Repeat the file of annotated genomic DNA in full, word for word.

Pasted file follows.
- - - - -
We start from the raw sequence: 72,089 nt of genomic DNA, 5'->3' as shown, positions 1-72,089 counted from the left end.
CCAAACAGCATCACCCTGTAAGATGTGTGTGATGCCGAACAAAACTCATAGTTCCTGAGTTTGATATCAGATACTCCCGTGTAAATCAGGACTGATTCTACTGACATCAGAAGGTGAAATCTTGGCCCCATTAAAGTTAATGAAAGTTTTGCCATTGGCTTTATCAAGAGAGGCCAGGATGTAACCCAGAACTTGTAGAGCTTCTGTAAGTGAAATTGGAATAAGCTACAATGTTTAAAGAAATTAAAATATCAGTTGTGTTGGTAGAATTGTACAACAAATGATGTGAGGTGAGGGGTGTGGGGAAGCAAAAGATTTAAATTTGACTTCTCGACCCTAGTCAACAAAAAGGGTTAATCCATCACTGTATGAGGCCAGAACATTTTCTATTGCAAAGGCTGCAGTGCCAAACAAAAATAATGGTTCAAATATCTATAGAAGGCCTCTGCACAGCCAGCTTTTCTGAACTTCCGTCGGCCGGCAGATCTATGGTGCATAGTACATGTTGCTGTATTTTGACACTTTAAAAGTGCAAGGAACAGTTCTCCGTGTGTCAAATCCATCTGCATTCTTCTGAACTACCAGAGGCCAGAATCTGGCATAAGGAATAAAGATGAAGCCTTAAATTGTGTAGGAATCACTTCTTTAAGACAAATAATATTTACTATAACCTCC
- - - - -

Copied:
We start from the raw sequence: 72,089 nt of genomic DNA, 5'->3' as shown, positions 1-72,089 counted from the left end.
CCAAACAGCATCACCCTGTAAGATGTGTGTGATGCCGAACAAAACTCATAGTTCCTGAGTTTGATATCAGATACTCCCGTGTAAATCAGGACTGATTCTACTGACATCAGAAGGTGAAATCTTGGCCCCATTAAAGTTAATGAAAGTTTTGCCATTGGCTTTATCAAGAGAGGCCAGGATGTAACCCAGAACTTGTAGAGCTTCTGTAAGTGAAATTGGAATAAGCTACAATGTTTAAAGAAATTAAAATATCAGTTGTGTTGGTAGAATTGTACAACAAATGATGTGAGGTGAGGGGTGTGGGGAAGCAAAAGATTTAAATTTGACTTCTCGACCCTAGTCAACAAAAAGGGTTAATCCATCACTGTATGAGGCCAGAACATTTTCTATTGCAAAGGCTGCAGTGCCAAACAAAAATAATGGTTCAAATATCTATAGAAGGCCTCTGCACAGCCAGCTTTTCTGAACTTCCGTCGGCCGGCAGATCTATGGTGCATAGTACATGTTGCTGTATTTTGACACTTTAAAAGTGCAAGGAACAGTTCTCCGTGTGTCAAATCCATCTGCATTCTTCTGAACTACCAGAGGCCAGAATCTGGCATAAGGAATAAAGATGAAGCCTTAAATTGTGTAGGAATCACTTCTTTAAGACAAATAATATTTACTATAACCTCC